Could public transportation work locally?

By Mike Renzella

The Haldimand Press

HALDIMAND—Following a recent media report announcing that Haldimand County had not applied for the Community Transportation Grant program that will dole out $760,000 to Norfolk County by 2023, Haldimand County Mayor Ken Hewitt acknowledged that Haldimand is actively looking at options, despite the complexities involved.

“Public mobility and transportation has been a longstanding challenge in Haldimand County and many other rural communities,” he said. “The lack of viable transportation options in rural areas makes it difficult for residents to take advantage of employment and educational opportunities, attend health and social service appointments, or participate in social and leisure activities.”

Hewitt said Council recognizes the need to “examine potential options” in bringing some type of public transit into the county, listing it as one of the priorities of the 2018-2022 Council term.

“The challenge for Haldimand is finding a solution that is successful, sustainable financially, and effective in meeting the needs of residents,” he explained. “Providing publicly funded mobility improvements in rural and small-town communities can be challenging given the distances required to travel, small population, and the cost.”

On the list of options being considered are a potential connection to Hamilton Transit, dial-a-bus type services, ridesharing services, and something similar to the Ride Norfolk program. Whatever option the County may go with, it won’t come overnight: “Developing a successful public transit system is a complex, multi-faceted, and multi-year commitment that requires not only significant economic and human resources, but community engagement and analysis,” said Hewitt.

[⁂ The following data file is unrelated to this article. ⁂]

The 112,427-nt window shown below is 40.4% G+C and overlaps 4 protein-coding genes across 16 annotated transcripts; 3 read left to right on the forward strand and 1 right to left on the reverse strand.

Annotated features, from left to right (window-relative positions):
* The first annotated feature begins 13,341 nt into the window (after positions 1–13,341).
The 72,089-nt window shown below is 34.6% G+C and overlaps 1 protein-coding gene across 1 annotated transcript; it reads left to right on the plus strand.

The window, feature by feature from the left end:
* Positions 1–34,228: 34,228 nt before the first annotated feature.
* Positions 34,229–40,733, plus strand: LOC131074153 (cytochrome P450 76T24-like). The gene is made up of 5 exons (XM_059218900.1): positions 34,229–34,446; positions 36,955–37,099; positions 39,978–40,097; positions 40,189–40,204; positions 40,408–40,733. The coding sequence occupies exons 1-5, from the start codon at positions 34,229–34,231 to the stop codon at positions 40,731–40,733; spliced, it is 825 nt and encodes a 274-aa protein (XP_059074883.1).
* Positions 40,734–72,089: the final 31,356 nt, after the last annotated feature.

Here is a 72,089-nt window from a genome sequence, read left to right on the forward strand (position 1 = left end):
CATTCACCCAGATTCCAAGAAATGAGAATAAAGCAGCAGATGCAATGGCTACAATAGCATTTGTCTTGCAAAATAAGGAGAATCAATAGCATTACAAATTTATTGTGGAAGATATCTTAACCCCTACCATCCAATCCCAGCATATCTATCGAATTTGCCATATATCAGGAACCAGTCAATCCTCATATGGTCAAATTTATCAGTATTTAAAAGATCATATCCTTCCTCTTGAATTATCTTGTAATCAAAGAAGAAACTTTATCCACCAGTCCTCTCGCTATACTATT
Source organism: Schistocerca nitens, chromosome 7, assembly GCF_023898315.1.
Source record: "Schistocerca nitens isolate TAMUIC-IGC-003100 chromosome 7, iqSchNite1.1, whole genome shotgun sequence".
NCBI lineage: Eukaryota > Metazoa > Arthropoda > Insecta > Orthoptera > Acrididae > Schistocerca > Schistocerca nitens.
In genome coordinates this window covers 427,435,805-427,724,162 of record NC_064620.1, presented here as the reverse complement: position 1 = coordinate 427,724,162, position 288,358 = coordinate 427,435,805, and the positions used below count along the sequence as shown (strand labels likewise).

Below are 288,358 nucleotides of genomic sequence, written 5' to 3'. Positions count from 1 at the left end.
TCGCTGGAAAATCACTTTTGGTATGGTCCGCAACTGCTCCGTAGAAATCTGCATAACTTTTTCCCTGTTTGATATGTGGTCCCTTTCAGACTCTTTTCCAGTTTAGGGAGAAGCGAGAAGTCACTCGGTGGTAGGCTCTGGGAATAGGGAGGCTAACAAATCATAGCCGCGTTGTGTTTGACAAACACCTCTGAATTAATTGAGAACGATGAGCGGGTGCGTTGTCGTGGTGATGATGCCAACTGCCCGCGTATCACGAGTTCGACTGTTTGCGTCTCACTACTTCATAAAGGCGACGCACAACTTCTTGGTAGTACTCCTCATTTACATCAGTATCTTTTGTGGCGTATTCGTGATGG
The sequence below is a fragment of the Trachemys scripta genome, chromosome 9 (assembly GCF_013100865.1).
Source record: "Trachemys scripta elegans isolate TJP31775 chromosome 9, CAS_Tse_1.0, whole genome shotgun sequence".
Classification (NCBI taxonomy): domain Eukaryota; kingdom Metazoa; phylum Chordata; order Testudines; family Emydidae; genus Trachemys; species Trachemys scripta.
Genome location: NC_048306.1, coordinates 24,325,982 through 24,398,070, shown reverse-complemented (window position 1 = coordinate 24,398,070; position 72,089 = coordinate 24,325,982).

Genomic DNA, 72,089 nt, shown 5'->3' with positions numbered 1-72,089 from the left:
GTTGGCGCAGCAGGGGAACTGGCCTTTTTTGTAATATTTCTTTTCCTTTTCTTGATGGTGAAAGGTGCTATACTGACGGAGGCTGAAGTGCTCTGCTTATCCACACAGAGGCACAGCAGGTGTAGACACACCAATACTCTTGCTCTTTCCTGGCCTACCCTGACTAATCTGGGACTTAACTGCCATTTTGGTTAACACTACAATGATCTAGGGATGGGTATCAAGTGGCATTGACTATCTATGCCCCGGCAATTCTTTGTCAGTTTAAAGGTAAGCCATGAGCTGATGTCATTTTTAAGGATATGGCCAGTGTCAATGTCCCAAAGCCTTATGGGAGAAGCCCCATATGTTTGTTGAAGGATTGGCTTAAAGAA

On Ride Norfolk, which offers year-round transportation and daily busses to Brantford, Hewitt said: “While we can all agree that public transit is a service that is heavily subsidized by tax payers, there is a threshold where the economic sense outweighs the intended use. It was reported that Norfolk received several hundred thousand dollars from the Province; it did not state that currently each local tax payer is paying approximately $70 annually on the (tax) levy to provide this service that has seen about 400 to 500 riders per year.”

A call for comments on the issue led to some spirited debate on social media. Of the over 200 comments made on a Caledonia-based social media group discussion, the majority favoured a public transit option: “Not having a bus system from Dover to Hamilton is archaic. A bus system years ago gave the folks without a car access to work and connections to others,” said Lynda Leach. “Seniors would have more access to visit friends and family and health care in the city.”

“It is essential for some form of public transportation…. As people age or get sick, they become unable to drive. This forces people to rely on friends/family, move, or become reclusive,” said Calvin Eady, adding that car ownership is financially not an option for many. “Anyone who claims to care about senior citizens (which most politicians claim), sick people, or working-class people should be prioritizing a public transit strategy.”

On the other hand, some people cited a fear that public transit could bring city crime rates into the county and others raised concerns that the geographic layout of Haldimand makes such a system difficult to start and maintain.

A Dunnville-based social media group also had many comments in favour: “We stay at a local trailer park towards Port Maitland all season long and my boyfriend drives, but he works so I am here often with kids and no way to go to town or even go to a restaurant. Some sort of transportation for the farther points of Dunnville would be nice,” said Crystal Fluker.

Robert Finch disagreed on the focus being for local drives: “I would think cross-county transit demand would be limited, personally. Cabs or Uber can easily fill that void. I would think there would be more uptake having regular bus service into Hamilton, Welland, Port Colbourne, St. Catharines, etc. from the Haldimand urban centres.”

Sue Wilkins suggested the use of GoGoGrandparent, which uses a phone call to send an Uber driver to a resident’s home for transportion to common locations around the community, such as the library or community centre, for set rates from $4-6.

Hewitt committed to transparency with the public for any future plans: “While we have not fully flushed out the full costs of public transit in Haldimand, I can assure you that there will be a direct cost annually to maintain such a program, regardless of how much funding comes from the Province. For that reason, public transit will be an informed decision whereby each Haldimand tax payer will know what it costs them before we proceed.”